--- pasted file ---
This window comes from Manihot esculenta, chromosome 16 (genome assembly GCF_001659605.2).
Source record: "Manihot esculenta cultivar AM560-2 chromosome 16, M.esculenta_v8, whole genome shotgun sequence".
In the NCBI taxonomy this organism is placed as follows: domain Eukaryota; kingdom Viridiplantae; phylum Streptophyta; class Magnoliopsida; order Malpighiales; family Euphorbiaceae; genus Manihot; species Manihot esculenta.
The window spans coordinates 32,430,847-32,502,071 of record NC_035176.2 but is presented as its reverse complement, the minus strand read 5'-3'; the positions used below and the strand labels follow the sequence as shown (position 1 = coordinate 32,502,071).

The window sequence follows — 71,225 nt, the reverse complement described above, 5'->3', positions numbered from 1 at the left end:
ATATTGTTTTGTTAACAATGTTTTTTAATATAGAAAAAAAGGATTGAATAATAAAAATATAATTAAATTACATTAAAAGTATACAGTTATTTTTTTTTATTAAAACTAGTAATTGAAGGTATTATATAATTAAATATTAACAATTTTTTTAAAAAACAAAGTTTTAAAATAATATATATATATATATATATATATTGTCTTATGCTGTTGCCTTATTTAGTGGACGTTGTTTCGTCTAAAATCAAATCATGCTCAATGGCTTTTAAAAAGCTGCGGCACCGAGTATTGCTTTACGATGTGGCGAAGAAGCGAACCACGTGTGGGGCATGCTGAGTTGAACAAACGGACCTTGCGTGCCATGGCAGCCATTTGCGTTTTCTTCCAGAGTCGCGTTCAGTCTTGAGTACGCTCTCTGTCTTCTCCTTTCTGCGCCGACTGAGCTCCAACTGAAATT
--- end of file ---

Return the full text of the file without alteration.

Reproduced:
This window comes from Manihot esculenta, chromosome 16 (genome assembly GCF_001659605.2).
Source record: "Manihot esculenta cultivar AM560-2 chromosome 16, M.esculenta_v8, whole genome shotgun sequence".
In the NCBI taxonomy this organism is placed as follows: domain Eukaryota; kingdom Viridiplantae; phylum Streptophyta; class Magnoliopsida; order Malpighiales; family Euphorbiaceae; genus Manihot; species Manihot esculenta.
The window spans coordinates 32,430,847-32,502,071 of record NC_035176.2 but is presented as its reverse complement, the minus strand read 5'-3'; the positions used below and the strand labels follow the sequence as shown (position 1 = coordinate 32,502,071).

The window sequence follows — 71,225 nt, the reverse complement described above, 5'->3', positions numbered from 1 at the left end:
ATATTGTTTTGTTAACAATGTTTTTTAATATAGAAAAAAAGGATTGAATAATAAAAATATAATTAAATTACATTAAAAGTATACAGTTATTTTTTTTTATTAAAACTAGTAATTGAAGGTATTATATAATTAAATATTAACAATTTTTTTAAAAAACAAAGTTTTAAAATAATATATATATATATATATATATATTGTCTTATGCTGTTGCCTTATTTAGTGGACGTTGTTTCGTCTAAAATCAAATCATGCTCAATGGCTTTTAAAAAGCTGCGGCACCGAGTATTGCTTTACGATGTGGCGAAGAAGCGAACCACGTGTGGGGCATGCTGAGTTGAACAAACGGACCTTGCGTGCCATGGCAGCCATTTGCGTTTTCTTCCAGAGTCGCGTTCAGTCTTGAGTACGCTCTCTGTCTTCTCCTTTCTGCGCCGACTGAGCTCCAACTGAAATT